Tuesday, May 19, 2015

More Thoughts on Allen Ginsberg

Some comments on Alfred Corn's thread on Ginsberg still getting "likes," including my photograph of him in New Orleans.

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Allen Ginsberg

Alfred Corn
 October 11, 2014

You, Carolyn Holmes Gregory, Nicola d'Ugo, Pam Uschuk and 64 others like this.

Alfred Corn Allen Ginsberg, liberator.

October 11, 2014 at 11:02am · Unlike · 5

Carolyn Holmes Gregory Amazing eyes on the youngish Ginsberg here.

October 11, 2014 at 11:04am · Edited · Unlike · 4

John L. Stanizzi Oh yes, Carolyn. No doubt about it. Amazing.

Jack Miller Loved spending time with him. A man with an array of fascinating moods.

October 11, 2014 at 11:31am · Like · 4

Alfred Corn Mercurial. Hermetic. A psychopomp leading down into the unconscious.

October 11, 2014 at 11:32am · Unlike · 7

Jack Miller Songs of innocence: Photograph I made of Ginsberg having breakfast with a child in New Orleans.

October 11, 2014 at 11:35am · Like · 6

John L. Stanizzi ...an amazing photograph, Jack.

October 11, 2014 at 1:13pm · Edited · Like · 1

Chard DeNiord The look of awake.

October 11, 2014 at 11:49am · Like · 4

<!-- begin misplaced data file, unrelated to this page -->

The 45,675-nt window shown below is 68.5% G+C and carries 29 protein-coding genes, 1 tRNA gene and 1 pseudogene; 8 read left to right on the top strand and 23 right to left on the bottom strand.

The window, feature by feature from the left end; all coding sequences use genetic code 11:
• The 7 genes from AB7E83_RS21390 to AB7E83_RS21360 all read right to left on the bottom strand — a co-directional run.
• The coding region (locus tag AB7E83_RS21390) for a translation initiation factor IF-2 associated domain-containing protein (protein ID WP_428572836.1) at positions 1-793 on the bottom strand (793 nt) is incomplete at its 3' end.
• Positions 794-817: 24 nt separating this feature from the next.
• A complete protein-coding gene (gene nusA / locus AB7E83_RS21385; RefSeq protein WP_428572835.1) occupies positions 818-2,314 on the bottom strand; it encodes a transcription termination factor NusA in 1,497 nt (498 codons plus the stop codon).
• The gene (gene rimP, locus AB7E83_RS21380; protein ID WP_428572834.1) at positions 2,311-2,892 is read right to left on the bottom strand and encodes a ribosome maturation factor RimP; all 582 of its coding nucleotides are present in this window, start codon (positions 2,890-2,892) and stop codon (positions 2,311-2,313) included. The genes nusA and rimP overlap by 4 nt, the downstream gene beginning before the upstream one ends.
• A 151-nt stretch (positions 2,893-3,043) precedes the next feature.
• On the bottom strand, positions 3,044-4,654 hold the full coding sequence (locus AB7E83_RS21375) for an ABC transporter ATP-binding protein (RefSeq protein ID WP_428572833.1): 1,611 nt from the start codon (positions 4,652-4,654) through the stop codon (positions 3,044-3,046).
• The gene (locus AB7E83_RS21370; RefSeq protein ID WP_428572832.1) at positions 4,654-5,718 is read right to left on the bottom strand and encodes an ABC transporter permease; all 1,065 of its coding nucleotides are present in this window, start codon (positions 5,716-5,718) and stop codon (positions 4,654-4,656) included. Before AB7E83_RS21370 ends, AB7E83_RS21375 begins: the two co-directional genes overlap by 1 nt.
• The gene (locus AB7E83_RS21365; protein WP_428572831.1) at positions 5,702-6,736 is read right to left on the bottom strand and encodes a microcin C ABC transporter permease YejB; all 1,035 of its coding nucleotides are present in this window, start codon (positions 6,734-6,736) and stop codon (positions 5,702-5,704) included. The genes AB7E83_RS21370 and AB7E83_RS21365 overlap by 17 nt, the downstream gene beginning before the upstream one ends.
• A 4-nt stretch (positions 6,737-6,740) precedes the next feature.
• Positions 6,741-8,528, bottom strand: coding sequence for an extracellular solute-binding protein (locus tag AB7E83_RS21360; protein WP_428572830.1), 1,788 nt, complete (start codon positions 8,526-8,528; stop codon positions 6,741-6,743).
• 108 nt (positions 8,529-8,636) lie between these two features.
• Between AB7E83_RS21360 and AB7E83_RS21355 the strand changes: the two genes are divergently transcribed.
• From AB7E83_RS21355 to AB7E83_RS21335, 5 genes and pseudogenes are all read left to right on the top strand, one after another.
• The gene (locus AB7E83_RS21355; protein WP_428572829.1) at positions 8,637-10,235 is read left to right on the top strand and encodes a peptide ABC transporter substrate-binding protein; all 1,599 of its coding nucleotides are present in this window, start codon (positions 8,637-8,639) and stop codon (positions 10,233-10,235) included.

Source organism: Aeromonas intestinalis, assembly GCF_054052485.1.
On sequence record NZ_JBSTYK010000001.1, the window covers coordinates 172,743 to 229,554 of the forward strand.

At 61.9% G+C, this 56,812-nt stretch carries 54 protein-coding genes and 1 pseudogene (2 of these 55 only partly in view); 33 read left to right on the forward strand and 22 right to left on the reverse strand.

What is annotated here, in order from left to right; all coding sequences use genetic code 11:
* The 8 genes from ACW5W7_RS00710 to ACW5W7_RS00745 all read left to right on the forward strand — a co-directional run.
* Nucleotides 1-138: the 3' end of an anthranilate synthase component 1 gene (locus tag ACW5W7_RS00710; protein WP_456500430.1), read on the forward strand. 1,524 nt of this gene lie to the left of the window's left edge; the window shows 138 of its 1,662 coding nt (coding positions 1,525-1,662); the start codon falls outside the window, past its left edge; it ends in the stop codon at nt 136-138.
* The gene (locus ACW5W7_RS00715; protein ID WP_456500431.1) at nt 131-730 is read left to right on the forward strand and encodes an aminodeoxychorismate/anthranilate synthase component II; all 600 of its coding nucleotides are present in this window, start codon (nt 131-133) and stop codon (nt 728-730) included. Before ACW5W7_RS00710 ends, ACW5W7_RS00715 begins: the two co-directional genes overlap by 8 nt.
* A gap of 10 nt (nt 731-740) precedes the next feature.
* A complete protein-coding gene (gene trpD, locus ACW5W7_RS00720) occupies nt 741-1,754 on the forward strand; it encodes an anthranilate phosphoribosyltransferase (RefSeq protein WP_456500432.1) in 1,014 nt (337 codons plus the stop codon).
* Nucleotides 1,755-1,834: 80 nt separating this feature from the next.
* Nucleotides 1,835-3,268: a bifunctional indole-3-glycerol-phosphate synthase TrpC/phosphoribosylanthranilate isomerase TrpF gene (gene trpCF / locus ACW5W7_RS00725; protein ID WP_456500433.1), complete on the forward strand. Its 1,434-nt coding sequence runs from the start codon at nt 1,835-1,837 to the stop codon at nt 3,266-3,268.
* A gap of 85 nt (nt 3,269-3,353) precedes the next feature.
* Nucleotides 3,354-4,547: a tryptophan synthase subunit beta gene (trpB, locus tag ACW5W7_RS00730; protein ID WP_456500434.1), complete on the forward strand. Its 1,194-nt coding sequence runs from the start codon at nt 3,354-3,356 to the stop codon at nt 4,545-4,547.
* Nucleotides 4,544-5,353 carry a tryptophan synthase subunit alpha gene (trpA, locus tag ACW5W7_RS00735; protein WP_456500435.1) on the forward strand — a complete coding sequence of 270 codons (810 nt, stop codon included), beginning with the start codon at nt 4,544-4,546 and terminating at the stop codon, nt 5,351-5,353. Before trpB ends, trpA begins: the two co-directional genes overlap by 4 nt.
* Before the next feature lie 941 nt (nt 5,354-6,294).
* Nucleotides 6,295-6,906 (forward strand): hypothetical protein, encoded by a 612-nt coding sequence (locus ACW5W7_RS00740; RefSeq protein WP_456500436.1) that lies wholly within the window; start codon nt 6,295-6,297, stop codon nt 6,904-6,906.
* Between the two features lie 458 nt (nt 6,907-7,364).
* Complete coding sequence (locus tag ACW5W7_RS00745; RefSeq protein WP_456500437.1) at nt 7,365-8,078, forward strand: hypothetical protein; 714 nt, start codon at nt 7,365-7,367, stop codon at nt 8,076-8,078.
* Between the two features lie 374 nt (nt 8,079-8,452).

Rafiq Kathwari Guru...everything is holy. ..

Jesse GlassI see Allen Ginsberg and Charles Bukowski where I used to see Dryden, Hardy's poems, and even Blake. I think we're way way over-Ginsberged and way, way way way over Bukowskied and most definitely under-Coleridged and under-Donned. Marianne Moore is missing too from most bookstores. To tell you the truth, I don't want to read any more letters between Allen and Jack and Carolyn about what's shaking in Neal's pants. How many volumes did they write on that subject alone--it seems like zillions, and how many editions of Jack Kerouac's notebooks and just discovered novels, plays, sketches, and (coming soon)--games, and gum balls must we be treated to? And why are these in the poetry section? Then there's crops of thin volumes by rush-to-publish-me junior writers with blurbs like patent medicine labels. Is it my imagination or were bookstores offering a wider--and to my mind better-- selection in the poetry section (this side of Gift Book Kahil Gibran) 30 years ago than they are now?

October 13, 2014 at 5:20am · Edited · Like · 4

Alfred Corn Just remember, Jesse, that Ginsberg revered those authors you cite, too.
October 12, 2014 at 12:42am · Like · 3

Jesse GlassHonestly, my comment doesn't address Allen, whom I, like everyone else, found to be generous in spirit, especially with the young, and it really doesn't address Bukowski--whose writing doesn't appeal to me at all-- but it does address the bookstores--even many university bookstores that I've come across when I travel overseas. You would think that Allen Ginsberg and Robert Frost and Bukowski were the only poets America has produced. Oh yes, it also produced William Burroughs and Jack Kerouac's latest just discovered $30.00 wonder in hardback. I mean, I like the Beats, but I don't like a whole shelf of Ginsberg and friends and nothing much else.

Graham Mummery Allen Ginsberg, a great soul.